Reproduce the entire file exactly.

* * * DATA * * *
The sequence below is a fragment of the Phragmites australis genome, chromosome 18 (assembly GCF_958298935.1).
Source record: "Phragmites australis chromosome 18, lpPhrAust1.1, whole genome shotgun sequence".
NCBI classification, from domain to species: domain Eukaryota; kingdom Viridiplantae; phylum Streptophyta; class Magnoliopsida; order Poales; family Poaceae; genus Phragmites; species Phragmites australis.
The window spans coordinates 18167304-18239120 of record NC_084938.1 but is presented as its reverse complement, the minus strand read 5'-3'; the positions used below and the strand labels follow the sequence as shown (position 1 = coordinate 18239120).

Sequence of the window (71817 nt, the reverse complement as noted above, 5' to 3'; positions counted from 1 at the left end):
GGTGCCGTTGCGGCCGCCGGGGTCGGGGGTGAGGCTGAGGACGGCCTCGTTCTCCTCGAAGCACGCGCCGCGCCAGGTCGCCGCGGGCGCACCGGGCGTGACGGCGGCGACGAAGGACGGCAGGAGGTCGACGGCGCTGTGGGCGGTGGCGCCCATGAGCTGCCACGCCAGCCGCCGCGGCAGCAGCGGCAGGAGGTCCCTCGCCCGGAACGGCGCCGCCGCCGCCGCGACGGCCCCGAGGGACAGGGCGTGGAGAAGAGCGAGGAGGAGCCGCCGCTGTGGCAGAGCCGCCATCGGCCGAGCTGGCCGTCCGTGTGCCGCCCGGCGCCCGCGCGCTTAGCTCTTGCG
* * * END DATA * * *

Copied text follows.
The sequence below is a fragment of the Phragmites australis genome, chromosome 18 (assembly GCF_958298935.1).
Source record: "Phragmites australis chromosome 18, lpPhrAust1.1, whole genome shotgun sequence".
NCBI classification, from domain to species: domain Eukaryota; kingdom Viridiplantae; phylum Streptophyta; class Magnoliopsida; order Poales; family Poaceae; genus Phragmites; species Phragmites australis.
The window spans coordinates 18167304-18239120 of record NC_084938.1 but is presented as its reverse complement, the minus strand read 5'-3'; the positions used below and the strand labels follow the sequence as shown (position 1 = coordinate 18239120).

Sequence of the window (71817 nt, the reverse complement as noted above, 5' to 3'; positions counted from 1 at the left end):
GGTGCCGTTGCGGCCGCCGGGGTCGGGGGTGAGGCTGAGGACGGCCTCGTTCTCCTCGAAGCACGCGCCGCGCCAGGTCGCCGCGGGCGCACCGGGCGTGACGGCGGCGACGAAGGACGGCAGGAGGTCGACGGCGCTGTGGGCGGTGGCGCCCATGAGCTGCCACGCCAGCCGCCGCGGCAGCAGCGGCAGGAGGTCCCTCGCCCGGAACGGCGCCGCCGCCGCCGCGACGGCCCCGAGGGACAGGGCGTGGAGAAGAGCGAGGAGGAGCCGCCGCTGTGGCAGAGCCGCCATCGGCCGAGCTGGCCGTCCGTGTGCCGCCCGGCGCCCGCGCGCTTAGCTCTTGCG